Saturday, I was still not feeling so well, and with my wife away at a concert, I had the kids for a few hours. One thing I could do, however, was read the books I got from the library a week ago. With my daughter nestled against me on the couch and my son banging things together as he seems to want to do in every waking hour, we shared the four books. I have copied my GoodReads reviews for each book below.
This is a wonderful story of how things change and stay the same. It follows the journey of a quilt made from a family’s clothing as it is passed down mother-to-daughter over the generations and finally is in the hands of the author, Patricia Polacco. The spare use of color in the illustrations highlights the quilt, and the subtle changes in the people around it as the time passes is reflected both in the pictures and the text. This story resonates on a few personal levels with Jewish Russian ancestry and with a quilt hanging in my bedroom made from the clothes of my wife’s mother and which served as the covering of our huppa (as the quilt in the book did several times). I hope our quilt can be a treasured link to past generations just as the one in the book did.
For quite a while, Corduroy has been one of my daughter’s favorite characters, and we regularly read the first book in the series. It was a favorite of mine from childhood, and I have come to love it again as an adult. From the presence of a spunky, African-American girl for the main character opposite Corduroy to the bear’s constant wonder and joy in the world. I also love the depiction of life that includes apartments, laundromats, and other features that feel authentic to me. In this tale, Corduroy spends the night at a laundromat and eventually gets a pocket with his own name in it, and in the tale, all of the characters are genuinely nice and caring.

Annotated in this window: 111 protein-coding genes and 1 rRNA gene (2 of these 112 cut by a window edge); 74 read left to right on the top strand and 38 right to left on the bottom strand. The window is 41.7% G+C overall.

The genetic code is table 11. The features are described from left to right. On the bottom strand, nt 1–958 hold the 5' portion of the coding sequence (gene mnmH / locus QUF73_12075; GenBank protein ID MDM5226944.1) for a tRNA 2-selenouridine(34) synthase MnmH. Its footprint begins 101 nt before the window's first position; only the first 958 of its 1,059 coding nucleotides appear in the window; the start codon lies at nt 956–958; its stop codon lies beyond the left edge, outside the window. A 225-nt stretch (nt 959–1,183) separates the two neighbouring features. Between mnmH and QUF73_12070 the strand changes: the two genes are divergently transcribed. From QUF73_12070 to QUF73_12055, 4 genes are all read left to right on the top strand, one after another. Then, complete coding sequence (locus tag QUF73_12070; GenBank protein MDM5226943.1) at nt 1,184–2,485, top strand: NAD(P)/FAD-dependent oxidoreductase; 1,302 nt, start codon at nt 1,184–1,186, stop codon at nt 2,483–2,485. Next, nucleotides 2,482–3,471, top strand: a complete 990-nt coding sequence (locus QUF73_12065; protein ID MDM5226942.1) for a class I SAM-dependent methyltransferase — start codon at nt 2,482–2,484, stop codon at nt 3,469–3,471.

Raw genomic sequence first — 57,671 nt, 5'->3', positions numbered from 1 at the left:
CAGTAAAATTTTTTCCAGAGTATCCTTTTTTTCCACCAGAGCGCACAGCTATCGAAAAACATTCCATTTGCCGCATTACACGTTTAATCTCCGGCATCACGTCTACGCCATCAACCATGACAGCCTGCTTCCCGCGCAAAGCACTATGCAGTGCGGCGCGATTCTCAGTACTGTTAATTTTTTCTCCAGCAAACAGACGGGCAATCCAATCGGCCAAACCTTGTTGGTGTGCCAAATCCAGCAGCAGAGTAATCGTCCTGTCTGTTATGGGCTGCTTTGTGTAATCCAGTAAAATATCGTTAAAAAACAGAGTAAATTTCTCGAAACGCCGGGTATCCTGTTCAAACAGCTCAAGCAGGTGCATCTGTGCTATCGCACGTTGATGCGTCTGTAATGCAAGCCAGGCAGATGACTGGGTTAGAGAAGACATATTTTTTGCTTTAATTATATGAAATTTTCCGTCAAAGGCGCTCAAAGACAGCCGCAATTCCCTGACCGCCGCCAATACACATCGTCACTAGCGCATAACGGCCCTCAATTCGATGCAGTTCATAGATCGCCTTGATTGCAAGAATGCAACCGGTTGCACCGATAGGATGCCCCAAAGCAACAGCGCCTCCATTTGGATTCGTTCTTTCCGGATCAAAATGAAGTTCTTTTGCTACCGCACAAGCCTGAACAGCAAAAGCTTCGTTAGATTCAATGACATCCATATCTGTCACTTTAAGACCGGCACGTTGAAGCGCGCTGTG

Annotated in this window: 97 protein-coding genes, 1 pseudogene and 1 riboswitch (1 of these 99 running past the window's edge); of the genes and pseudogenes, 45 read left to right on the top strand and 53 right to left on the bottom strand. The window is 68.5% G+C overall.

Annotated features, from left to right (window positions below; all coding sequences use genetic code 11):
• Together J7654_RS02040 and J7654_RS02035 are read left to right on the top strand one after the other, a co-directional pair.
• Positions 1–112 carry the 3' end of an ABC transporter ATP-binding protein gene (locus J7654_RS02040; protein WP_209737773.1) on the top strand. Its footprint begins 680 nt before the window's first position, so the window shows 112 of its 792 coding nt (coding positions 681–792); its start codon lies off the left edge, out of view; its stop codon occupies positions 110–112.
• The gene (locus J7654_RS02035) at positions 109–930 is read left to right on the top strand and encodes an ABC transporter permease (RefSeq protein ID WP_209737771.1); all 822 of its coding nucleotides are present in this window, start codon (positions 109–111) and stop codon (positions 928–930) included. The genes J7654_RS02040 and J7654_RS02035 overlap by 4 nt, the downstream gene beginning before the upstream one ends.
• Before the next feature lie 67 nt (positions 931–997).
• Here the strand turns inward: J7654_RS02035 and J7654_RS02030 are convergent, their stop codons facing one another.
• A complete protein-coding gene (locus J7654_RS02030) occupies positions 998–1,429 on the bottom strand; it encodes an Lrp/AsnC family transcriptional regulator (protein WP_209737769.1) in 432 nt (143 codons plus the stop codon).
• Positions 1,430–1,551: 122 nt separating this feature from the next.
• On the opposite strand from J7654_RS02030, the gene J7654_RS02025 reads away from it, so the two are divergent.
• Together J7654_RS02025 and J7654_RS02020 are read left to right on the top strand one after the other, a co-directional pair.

My daughter is four. Toooften, but developmentally appropriately, we often hear, “Mine,” coming from her lips. There are some nice books that deal with the idea of ownership, and this is one of them. The little squirrel wants to keep a glittery snowflake, represented on the pages by a textured and glittery snowflake, all to itself. Once it builds a nest to keep control of the flake, the squirrel misses out on life and finally decides to let go of the treasure in order to be with the other squirrels. It is a simple story, but the illustrations and text make it work without being too didactic.
A friend recently commented on my makeshift garden fence that its floppiness was a good groundhog deterrent. So far it seems to have kept out the rabbit that was eating my pea plants, and I suppose it has kept out groundhogs as well. In this lushly illustrated book, all of the regular garden assaulting animals instead grown their own gardens that are overflowing with produce. Squirrel teaches Groundhog how to save seeds, sow them in the spring, care for the plants, and harvest the results. Of course they share the food with friends at the end. I really like the messages and amazingly detailed illustrations and can even get past the fact that the characters in this book are more likely to devastate my garden that can’t hold a candle to the one in the book. There is lots here for my daughter and me to come back and read again.